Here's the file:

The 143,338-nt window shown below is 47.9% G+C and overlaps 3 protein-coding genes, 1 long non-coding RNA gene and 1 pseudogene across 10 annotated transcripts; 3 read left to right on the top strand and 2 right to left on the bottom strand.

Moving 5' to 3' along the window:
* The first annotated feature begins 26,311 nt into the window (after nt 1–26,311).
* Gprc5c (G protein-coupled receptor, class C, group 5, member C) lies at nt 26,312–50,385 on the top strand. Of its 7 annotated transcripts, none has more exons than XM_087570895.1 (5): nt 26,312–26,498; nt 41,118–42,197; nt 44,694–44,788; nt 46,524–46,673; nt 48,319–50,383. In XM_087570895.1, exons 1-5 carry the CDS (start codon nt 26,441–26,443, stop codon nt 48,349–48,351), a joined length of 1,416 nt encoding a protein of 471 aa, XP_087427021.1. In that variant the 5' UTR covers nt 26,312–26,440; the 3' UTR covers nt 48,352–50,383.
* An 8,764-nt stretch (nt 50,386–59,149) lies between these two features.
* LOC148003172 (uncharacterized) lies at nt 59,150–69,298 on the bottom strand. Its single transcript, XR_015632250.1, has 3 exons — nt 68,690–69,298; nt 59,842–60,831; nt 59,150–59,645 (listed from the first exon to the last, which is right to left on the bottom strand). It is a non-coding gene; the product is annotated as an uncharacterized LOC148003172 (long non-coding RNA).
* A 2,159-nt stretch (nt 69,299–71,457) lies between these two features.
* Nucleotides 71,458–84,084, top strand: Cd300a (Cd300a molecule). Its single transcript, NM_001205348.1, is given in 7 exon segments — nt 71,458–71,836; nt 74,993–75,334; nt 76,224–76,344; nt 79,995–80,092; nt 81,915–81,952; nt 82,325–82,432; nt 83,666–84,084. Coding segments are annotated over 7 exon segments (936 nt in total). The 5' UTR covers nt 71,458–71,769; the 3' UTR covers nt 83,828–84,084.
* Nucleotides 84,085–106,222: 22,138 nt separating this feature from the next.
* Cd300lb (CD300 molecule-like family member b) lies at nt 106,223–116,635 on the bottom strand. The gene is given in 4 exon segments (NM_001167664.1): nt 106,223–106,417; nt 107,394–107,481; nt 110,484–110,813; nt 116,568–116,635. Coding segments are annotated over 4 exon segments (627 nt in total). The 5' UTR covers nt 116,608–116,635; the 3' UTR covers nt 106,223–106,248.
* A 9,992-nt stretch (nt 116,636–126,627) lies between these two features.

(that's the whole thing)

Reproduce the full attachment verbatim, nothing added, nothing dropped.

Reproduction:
The 143,338-nt window shown below is 47.9% G+C and overlaps 3 protein-coding genes, 1 long non-coding RNA gene and 1 pseudogene across 10 annotated transcripts; 3 read left to right on the top strand and 2 right to left on the bottom strand.

Moving 5' to 3' along the window:
* The first annotated feature begins 26,311 nt into the window (after nt 1–26,311).
* Gprc5c (G protein-coupled receptor, class C, group 5, member C) lies at nt 26,312–50,385 on the top strand. Of its 7 annotated transcripts, none has more exons than XM_087570895.1 (5): nt 26,312–26,498; nt 41,118–42,197; nt 44,694–44,788; nt 46,524–46,673; nt 48,319–50,383. In XM_087570895.1, exons 1-5 carry the CDS (start codon nt 26,441–26,443, stop codon nt 48,349–48,351), a joined length of 1,416 nt encoding a protein of 471 aa, XP_087427021.1. In that variant the 5' UTR covers nt 26,312–26,440; the 3' UTR covers nt 48,352–50,383.
* An 8,764-nt stretch (nt 50,386–59,149) lies between these two features.
* LOC148003172 (uncharacterized) lies at nt 59,150–69,298 on the bottom strand. Its single transcript, XR_015632250.1, has 3 exons — nt 68,690–69,298; nt 59,842–60,831; nt 59,150–59,645 (listed from the first exon to the last, which is right to left on the bottom strand). It is a non-coding gene; the product is annotated as an uncharacterized LOC148003172 (long non-coding RNA).
* A 2,159-nt stretch (nt 69,299–71,457) lies between these two features.
* Nucleotides 71,458–84,084, top strand: Cd300a (Cd300a molecule). Its single transcript, NM_001205348.1, is given in 7 exon segments — nt 71,458–71,836; nt 74,993–75,334; nt 76,224–76,344; nt 79,995–80,092; nt 81,915–81,952; nt 82,325–82,432; nt 83,666–84,084. Coding segments are annotated over 7 exon segments (936 nt in total). The 5' UTR covers nt 71,458–71,769; the 3' UTR covers nt 83,828–84,084.
* Nucleotides 84,085–106,222: 22,138 nt separating this feature from the next.
* Cd300lb (CD300 molecule-like family member b) lies at nt 106,223–116,635 on the bottom strand. The gene is given in 4 exon segments (NM_001167664.1): nt 106,223–106,417; nt 107,394–107,481; nt 110,484–110,813; nt 116,568–116,635. Coding segments are annotated over 4 exon segments (627 nt in total). The 5' UTR covers nt 116,608–116,635; the 3' UTR covers nt 106,223–106,248.
* A 9,992-nt stretch (nt 116,636–126,627) lies between these two features.